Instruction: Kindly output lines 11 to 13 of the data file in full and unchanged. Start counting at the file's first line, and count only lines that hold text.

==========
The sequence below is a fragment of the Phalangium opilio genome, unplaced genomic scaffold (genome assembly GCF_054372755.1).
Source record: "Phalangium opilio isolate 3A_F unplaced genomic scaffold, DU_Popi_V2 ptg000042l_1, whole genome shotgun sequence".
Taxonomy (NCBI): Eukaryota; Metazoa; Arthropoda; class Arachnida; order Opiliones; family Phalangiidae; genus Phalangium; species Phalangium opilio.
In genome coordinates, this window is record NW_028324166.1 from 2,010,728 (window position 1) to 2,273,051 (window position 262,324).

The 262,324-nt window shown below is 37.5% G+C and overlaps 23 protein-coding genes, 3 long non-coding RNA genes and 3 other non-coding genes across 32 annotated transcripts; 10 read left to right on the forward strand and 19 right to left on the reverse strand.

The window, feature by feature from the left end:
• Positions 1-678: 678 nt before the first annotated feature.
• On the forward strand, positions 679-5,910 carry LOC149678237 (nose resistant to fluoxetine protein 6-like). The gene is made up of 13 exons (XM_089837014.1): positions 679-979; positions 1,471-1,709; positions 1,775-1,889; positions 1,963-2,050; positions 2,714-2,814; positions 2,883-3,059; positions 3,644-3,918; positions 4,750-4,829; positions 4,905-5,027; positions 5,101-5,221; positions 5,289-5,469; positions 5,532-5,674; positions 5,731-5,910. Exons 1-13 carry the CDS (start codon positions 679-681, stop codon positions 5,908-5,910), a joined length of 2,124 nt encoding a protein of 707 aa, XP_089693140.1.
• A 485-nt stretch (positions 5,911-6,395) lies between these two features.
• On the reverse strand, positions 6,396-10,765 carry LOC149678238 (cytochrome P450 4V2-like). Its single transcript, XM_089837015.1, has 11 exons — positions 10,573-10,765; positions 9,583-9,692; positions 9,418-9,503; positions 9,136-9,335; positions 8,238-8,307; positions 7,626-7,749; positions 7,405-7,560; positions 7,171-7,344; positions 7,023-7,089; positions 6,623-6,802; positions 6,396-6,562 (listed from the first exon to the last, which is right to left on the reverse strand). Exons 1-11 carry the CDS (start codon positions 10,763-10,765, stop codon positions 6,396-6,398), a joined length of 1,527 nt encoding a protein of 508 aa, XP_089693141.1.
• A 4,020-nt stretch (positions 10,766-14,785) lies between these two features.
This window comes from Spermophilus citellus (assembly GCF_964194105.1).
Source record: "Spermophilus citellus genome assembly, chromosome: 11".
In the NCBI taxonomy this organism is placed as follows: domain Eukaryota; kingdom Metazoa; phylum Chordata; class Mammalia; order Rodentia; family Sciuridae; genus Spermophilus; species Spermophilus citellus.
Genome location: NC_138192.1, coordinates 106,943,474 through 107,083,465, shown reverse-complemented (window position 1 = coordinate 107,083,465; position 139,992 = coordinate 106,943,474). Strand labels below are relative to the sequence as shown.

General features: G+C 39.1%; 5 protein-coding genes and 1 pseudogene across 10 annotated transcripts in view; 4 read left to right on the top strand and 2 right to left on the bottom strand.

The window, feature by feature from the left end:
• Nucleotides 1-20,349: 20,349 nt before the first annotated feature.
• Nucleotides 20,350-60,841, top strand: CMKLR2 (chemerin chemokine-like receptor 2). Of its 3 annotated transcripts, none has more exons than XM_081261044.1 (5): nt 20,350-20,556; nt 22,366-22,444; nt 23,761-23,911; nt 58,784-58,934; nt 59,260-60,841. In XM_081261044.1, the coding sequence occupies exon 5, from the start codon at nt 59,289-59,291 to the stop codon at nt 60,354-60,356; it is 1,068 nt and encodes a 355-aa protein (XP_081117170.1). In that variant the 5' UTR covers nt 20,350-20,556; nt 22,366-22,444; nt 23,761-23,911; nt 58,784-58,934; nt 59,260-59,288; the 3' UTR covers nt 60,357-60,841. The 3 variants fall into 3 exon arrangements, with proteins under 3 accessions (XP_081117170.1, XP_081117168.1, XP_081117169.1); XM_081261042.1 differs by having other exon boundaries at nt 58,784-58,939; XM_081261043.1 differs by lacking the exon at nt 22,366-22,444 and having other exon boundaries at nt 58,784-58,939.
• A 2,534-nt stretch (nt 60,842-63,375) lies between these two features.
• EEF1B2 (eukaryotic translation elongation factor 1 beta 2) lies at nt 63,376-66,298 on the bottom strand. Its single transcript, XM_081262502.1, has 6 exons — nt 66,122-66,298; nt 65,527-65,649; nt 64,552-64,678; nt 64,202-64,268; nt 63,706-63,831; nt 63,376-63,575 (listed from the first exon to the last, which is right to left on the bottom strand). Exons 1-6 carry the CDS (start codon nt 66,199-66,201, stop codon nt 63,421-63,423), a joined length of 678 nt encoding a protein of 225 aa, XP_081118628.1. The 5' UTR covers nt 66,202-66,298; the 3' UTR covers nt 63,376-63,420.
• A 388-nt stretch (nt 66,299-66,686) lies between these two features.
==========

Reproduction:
• A 4,020-nt stretch (positions 10,766-14,785) lies between these two features.
This window comes from Spermophilus citellus (assembly GCF_964194105.1).
Source record: "Spermophilus citellus genome assembly, chromosome: 11".